After a stunning loss to Liberty, nearly everything about the team is under examination. After looking at Anu Solomon’s performance, I can confidently say he was great in week one. The Bears have a lot to worry about. They shouldn’t worry about him.
I went back and watched every offensive play from the Liberty game. Baylor’s quarterback played so well that a mediocre defensive performance would have ensured a win. But a couple of his mistakes meant that Baylor could not overcome a horrendous defensive game.
We’ll take a look at what Solomon did well, highlight a couple of problems and conclude with what comes next.
What Solomon did well:
A big surprise for many of us was how well Solomon threw the deep ball. If you watched any of his games at Arizona, his arm strength was a lot better than his reputation. But he was rocketing the ball all over the field on Saturday. He had no problem giving his receivers excellent opportunities, including this bomb to Chris Platt:
Liberty did pretty well in one-on-one situations. Solomon put the ball in perfect spots, sometimes the Flames just made great plays:
The Bear’s offensive line remains a big issue. A converted tight end and freshman are starters. Baylor is also working in new blocking schemes. Before too long, this could all work out well. But it hasn’t been too long.
Solomon has no problem launching passes with pressure coming. As the line failed to slow blitzes, he stood in and made big throws:
These plays are especially amazing considering Solomon’s injury history. The last two years at Arizona he’s missed significant time because of injuries. He didn’t let his past impact his future:
Baylor’s offense didn’t get off to the best start. It was apparent early that the Bears were looking to develop the short and intermediate passing game. Solomon’s throws later in the game showed why. He was money on just about every throw over the middle of the field, including this throw to Platt for a touchdown:
A few people might look at Solomon’s stat line and think he wasn’t accurate enough. That’s why watching the games matters. Solomon did finish 14-of-29, which is not an acceptable completion percentage. The problem was not Solomon.
Baylor’s receiver dropped too many passes. As Matt Rhule noted after the game, “I thought he had some drops that could have really helped him.” I could not agree more. Denzel Mims did wonders getting open, and should keep seeing the field. But he had three tough drops. This one would have been a touchdown:
And the Bears look like they will have a very low margin of error. This ball has to be caught:
Not all of Baylor’s drops were easy catches, but Solomon gave Tony Nicholson about the best chance he could with this coverage:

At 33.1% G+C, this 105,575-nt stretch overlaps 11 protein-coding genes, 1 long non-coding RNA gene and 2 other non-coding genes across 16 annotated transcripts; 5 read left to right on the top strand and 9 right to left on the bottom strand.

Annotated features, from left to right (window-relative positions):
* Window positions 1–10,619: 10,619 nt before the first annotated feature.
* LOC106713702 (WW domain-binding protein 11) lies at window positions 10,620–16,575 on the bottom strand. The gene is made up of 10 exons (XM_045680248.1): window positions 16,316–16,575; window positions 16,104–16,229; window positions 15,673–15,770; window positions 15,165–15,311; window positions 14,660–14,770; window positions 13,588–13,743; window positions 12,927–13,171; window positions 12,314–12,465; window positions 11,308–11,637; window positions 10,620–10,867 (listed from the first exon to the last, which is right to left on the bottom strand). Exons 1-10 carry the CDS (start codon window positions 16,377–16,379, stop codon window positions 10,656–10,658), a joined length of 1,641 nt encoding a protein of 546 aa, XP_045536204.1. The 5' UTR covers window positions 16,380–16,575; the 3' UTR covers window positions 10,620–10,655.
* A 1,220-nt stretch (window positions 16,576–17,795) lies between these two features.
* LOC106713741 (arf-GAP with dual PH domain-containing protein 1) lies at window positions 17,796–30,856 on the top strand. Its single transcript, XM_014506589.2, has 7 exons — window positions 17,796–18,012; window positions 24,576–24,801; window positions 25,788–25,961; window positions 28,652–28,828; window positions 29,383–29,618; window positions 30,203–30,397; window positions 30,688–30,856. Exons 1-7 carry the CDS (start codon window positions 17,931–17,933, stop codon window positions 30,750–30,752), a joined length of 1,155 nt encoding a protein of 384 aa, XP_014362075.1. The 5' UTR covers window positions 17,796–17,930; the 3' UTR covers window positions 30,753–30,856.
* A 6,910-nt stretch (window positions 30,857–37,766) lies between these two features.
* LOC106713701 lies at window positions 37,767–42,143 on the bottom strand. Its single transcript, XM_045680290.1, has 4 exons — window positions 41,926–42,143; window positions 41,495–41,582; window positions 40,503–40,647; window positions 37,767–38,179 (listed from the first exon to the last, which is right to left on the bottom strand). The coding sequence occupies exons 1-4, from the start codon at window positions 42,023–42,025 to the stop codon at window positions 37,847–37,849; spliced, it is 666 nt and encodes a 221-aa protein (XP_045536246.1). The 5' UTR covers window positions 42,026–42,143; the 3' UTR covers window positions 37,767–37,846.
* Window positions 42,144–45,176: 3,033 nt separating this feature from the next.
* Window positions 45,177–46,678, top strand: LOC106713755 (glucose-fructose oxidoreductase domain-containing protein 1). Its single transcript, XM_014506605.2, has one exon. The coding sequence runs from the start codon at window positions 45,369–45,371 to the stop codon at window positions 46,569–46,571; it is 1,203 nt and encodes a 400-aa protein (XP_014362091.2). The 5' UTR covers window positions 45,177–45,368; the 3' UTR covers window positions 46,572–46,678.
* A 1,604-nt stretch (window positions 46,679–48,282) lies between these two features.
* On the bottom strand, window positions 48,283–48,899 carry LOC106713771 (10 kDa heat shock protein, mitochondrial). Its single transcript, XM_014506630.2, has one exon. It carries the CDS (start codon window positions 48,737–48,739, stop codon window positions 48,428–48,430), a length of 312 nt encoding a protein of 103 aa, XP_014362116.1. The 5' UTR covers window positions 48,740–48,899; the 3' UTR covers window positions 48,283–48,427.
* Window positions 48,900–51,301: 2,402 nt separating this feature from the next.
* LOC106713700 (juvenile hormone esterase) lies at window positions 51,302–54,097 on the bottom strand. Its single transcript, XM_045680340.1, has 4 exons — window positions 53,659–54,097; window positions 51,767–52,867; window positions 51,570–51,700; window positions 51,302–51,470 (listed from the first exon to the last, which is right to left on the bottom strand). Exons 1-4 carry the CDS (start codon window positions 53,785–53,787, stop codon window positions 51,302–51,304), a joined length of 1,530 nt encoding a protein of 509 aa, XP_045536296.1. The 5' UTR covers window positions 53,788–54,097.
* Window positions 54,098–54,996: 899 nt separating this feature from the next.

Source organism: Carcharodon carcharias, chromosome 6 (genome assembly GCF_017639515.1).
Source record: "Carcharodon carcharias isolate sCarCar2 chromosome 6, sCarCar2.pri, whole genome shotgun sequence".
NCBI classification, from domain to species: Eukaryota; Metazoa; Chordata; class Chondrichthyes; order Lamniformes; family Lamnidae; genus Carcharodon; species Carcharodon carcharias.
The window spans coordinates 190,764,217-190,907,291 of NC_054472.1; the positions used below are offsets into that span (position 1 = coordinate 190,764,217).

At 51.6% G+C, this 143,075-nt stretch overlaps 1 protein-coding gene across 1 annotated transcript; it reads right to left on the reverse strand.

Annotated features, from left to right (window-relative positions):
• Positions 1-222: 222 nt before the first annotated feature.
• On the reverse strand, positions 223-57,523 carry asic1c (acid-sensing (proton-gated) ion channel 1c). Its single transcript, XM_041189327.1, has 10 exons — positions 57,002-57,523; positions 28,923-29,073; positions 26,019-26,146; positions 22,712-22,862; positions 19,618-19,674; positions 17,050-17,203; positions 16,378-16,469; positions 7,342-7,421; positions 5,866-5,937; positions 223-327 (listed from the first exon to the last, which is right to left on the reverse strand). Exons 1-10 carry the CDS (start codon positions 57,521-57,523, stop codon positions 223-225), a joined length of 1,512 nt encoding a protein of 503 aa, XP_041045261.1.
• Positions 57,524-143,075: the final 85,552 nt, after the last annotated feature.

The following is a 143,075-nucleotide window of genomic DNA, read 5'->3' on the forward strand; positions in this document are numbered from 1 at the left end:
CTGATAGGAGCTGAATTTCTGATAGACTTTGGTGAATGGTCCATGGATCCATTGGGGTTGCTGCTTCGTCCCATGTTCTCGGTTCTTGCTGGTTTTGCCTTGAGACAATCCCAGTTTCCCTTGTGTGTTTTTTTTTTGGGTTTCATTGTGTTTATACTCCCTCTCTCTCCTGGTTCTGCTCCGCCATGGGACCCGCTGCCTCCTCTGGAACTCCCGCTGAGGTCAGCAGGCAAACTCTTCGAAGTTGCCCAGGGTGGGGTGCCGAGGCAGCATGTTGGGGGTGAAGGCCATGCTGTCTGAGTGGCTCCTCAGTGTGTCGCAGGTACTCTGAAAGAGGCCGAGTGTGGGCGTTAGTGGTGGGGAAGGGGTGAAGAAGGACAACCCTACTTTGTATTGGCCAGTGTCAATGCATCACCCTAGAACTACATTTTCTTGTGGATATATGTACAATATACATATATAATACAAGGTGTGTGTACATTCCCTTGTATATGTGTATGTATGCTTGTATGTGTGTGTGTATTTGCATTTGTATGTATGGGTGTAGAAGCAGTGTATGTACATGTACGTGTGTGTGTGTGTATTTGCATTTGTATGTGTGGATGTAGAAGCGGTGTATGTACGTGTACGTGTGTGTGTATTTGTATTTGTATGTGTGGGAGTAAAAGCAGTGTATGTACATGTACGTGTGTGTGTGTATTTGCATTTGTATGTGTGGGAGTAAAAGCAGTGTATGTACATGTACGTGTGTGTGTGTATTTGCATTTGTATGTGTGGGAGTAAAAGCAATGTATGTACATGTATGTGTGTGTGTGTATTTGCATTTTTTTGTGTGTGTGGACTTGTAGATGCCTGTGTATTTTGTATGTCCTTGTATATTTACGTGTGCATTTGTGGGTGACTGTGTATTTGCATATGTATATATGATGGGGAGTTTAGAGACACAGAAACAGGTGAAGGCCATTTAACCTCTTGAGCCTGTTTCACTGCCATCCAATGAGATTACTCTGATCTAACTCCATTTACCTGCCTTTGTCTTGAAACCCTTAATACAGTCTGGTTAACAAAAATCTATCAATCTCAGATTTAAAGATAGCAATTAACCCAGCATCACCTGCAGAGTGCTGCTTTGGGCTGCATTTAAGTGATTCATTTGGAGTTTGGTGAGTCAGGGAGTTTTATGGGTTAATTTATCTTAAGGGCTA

If you adjust four bad drops (there was one more drop I could have included in here, but we’ve got to give some hope these GIFs won’t crash your broswer) to completions, then Solomon would have had a 62% completion percentage. And that’s not all! The offensive line often gave him little time to work. Nobody would have had an RGIII 2011 like percentage the way the line played. Rather than take sacks, Solomon got the ball out and gave the Bears more manageable situations:
Finally, Solomon showed good mobility. With Hasty out at least the next three weeks, John Lovett—who had an awesome game—will be glad to have a quarterback who draws the attention of defensive ends and linebackers. Solomon finished with 97 yards running on six carries. He had a 44 yard run where the play seemed dead. And he made plays for the Bears:
Solomon had a brilliant game. But he made two mistakes. The first was not too catastrophic. As the Bears looked to get a touchdown before halftime, he took off and was about to get a first down. But he fumbled, and the Bears ended up settling for a field goal. Over the season, even the best players make some mistakes. This is a play he’d like back:
The biggest issue was the pick-six. After halftime, Solomon threw to a spot when Mims was facing press coverage. Mims didn’t won the battle, and Liberty would eventually run this interception back for a touchdown:
After the game, Matt Rhule said, “The route he threw the pick six on, you know, he throws the ball to the right read, the receiver kind of gives up on the play and the kid picks the ball off.” He’s right that the wide receiver gave up on that play, but Solomon released the ball when Mims was still in press coverage. The reason I’d still assign some blame to Solomon is that the reward for making that throw against press coverage is low. If Mims wins the battle, he’s looking at a small gain. But he lost the battle and the play resulted in a pick-six. That was the only throw he made that cost Baylor.
What comes next:
Baylor has played one game. That game went terribly—Liberty scored 47 points against a Baylor defense that had a lot of new faces around K.J. Smith and Taylor Young. Former Kansas City Royals manager Buddy Bell was right when he said, “I never say it can’t get worse.”
It can get better too. As Rhule pointed out, “We scored 45 points—I think it was a defensive issue tonight.” The defense can get better. The unit still has Young, Smith, Brian Nance and Bravion Roy. Harrison Hand looked pretty, pretty, pretty good. And the injury report is filed with some of the Bear’s best players. Maybe Oklahoma still throttles Baylor in three weeks, but Grayland Arnold, Jameston Houston, Davion Hall and Taion Sells will be back eventually.
If things go disastrously and the Bears get crushed by Oklahoma to cap off an 0-4 start, then it will probably be time to play Zach Smith and embrace the future.
There’s a reason Anu Solomon won the job. He’s back to being the quarterback he was at Arizona. The Bears have a lot to work on to get bowl eligible and compete with the best in the Big 12. But with Solomon, they have the quarterback to do it.